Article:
Galarza’s Barrio Boy is a chronological narrative of the events leading up to his entrance into high school, but it lacks the action and tension of a fully fictionalized story. It is an outward-looking autobiography, sharing little of the author’s inner feelings as he grows up, reading like an encyclopedic description of the various places that he lived during these sixteen years. The adolescent reader will be able to visualize, almost to the smallest detail, each home, village, train car, and street experienced by Galarza.

From the rich descriptions, it would be easy to draw pictures or build models of life in the mountain pueblo of Jalcocotán, the cities of Tepic and Mazatlán, or the Sacramento barrio. Jalcocotán was a small village of adobe cottages built on both sides of an arroyo, which carried fresh melted snow water down the mountain year-round. It was an isolated pueblo, tucked in a gully between two narrow rocky entrances, which provided protection from both enemies and hurricanes. Galarza was enthralled with Tepic, a busy town with a wonderful market, cathedral, central park, and electric lights at the fiesta. In the Sacramento barrios, he attended school and met Japanese, Chinese, Filipino, Portuguese, Italian, Polish, and African-American students. He ran errands, sold newspapers on the corner, and worked various jobs around the wharves.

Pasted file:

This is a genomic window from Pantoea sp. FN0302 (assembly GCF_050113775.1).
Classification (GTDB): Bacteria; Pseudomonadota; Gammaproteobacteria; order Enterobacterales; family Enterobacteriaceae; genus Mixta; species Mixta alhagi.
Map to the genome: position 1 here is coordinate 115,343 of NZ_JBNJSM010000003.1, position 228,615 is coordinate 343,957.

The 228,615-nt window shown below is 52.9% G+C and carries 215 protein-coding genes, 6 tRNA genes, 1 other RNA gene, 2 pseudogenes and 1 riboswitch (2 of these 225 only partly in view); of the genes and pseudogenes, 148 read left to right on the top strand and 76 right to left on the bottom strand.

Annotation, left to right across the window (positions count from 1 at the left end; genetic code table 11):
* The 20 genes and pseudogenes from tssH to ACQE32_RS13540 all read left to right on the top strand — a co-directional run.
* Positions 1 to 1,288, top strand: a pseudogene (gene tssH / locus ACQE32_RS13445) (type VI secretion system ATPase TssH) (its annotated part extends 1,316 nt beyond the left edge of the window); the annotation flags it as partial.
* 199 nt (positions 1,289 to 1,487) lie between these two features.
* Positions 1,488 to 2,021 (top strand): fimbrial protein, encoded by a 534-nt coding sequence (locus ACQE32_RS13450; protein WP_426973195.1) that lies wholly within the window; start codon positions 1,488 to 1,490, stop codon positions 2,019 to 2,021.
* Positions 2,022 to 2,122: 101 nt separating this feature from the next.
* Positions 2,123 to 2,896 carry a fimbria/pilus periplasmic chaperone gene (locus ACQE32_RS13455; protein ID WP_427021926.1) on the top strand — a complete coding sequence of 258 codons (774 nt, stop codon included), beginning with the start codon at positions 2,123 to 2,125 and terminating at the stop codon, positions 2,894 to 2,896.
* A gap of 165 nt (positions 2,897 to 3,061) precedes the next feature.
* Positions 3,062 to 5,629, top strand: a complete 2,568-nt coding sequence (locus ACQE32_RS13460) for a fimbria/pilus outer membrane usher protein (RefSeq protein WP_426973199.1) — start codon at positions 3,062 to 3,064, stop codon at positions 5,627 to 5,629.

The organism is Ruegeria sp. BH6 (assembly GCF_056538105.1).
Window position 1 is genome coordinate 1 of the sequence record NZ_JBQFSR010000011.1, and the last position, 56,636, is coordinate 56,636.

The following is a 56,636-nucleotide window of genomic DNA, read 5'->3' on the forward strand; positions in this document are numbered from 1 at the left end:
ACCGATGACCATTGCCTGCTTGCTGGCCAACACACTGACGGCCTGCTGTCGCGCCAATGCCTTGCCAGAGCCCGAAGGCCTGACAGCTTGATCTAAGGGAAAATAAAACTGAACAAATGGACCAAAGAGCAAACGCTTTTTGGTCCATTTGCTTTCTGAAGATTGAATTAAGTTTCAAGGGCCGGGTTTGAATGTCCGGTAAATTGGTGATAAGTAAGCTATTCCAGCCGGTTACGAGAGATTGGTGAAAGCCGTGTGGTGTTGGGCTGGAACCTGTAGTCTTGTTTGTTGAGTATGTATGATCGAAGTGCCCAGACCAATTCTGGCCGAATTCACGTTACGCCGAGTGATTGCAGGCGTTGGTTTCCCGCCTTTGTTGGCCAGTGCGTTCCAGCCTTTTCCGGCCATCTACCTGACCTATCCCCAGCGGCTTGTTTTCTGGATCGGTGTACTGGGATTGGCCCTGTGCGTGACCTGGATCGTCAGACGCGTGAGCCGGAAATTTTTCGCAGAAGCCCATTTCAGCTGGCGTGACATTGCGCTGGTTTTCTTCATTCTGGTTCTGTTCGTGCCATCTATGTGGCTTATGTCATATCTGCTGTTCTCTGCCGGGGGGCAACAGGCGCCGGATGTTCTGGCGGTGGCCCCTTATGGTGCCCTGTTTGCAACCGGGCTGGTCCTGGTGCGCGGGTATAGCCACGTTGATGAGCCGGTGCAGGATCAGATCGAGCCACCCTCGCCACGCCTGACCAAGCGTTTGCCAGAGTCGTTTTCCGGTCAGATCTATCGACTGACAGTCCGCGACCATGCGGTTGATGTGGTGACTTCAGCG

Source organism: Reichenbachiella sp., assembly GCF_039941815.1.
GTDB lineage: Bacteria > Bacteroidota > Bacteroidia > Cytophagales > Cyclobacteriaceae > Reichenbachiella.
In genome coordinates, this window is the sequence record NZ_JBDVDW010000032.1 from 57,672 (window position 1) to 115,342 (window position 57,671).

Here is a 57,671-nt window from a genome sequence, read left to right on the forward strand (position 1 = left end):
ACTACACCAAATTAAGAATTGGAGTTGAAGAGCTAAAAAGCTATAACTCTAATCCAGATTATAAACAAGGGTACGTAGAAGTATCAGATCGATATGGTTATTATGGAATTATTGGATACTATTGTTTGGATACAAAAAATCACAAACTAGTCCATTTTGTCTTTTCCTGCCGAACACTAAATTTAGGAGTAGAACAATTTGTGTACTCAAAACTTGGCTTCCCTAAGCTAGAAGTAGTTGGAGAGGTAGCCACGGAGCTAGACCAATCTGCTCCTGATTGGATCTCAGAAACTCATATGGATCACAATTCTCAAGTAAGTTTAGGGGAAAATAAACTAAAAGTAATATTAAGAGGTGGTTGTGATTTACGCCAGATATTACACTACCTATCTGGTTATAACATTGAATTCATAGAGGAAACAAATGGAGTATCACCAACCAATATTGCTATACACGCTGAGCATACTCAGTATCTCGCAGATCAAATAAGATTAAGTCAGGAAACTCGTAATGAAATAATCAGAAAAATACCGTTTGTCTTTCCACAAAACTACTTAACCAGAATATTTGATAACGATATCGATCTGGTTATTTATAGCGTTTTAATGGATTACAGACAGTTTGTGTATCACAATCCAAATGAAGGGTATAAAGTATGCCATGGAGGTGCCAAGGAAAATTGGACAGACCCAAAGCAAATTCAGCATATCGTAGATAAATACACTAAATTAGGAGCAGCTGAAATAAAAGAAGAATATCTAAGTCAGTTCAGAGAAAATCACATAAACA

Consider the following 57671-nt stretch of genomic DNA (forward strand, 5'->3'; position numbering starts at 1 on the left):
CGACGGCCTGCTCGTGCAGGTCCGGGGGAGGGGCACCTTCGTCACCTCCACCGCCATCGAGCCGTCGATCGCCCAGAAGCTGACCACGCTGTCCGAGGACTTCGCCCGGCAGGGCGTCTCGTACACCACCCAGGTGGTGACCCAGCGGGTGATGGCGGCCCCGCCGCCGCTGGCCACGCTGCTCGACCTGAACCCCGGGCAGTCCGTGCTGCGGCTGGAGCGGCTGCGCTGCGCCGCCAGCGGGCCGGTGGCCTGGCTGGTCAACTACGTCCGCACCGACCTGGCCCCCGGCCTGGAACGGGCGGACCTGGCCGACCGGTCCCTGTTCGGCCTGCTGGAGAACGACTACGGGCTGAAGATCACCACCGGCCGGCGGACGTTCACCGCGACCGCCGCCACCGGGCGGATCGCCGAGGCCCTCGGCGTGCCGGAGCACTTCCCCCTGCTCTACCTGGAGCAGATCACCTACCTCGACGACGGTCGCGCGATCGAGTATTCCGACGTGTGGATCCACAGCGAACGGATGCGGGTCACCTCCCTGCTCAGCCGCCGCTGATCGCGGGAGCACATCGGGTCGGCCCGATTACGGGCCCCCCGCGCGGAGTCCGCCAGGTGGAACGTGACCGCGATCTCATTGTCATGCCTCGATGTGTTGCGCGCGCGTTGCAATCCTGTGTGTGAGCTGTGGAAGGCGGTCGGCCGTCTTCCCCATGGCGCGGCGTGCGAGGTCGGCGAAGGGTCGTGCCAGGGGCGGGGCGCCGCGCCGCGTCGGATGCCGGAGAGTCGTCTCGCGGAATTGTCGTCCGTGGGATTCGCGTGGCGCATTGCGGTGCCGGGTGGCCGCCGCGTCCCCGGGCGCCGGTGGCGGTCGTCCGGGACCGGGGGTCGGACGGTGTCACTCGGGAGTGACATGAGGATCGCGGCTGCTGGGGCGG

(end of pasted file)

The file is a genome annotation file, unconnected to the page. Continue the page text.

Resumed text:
The young adult reader who likes extensively detailed description will be fascinated by his tale, but the reader searching for the inner psychological story of a boy fleeing the Mexican Revolution and adjusting to life in the United States may be discouraged. Galarza recounts the escape from Jalcocotán, the fighting around Tepic, the stagecoach and train rides through fighting armies, and life in the besieged city of Mazatlán, with cannon fire landing all around his house. Yet he shares very little of his own emotion, or that of others, during these life-threatening...

(The entire section is 798 words.)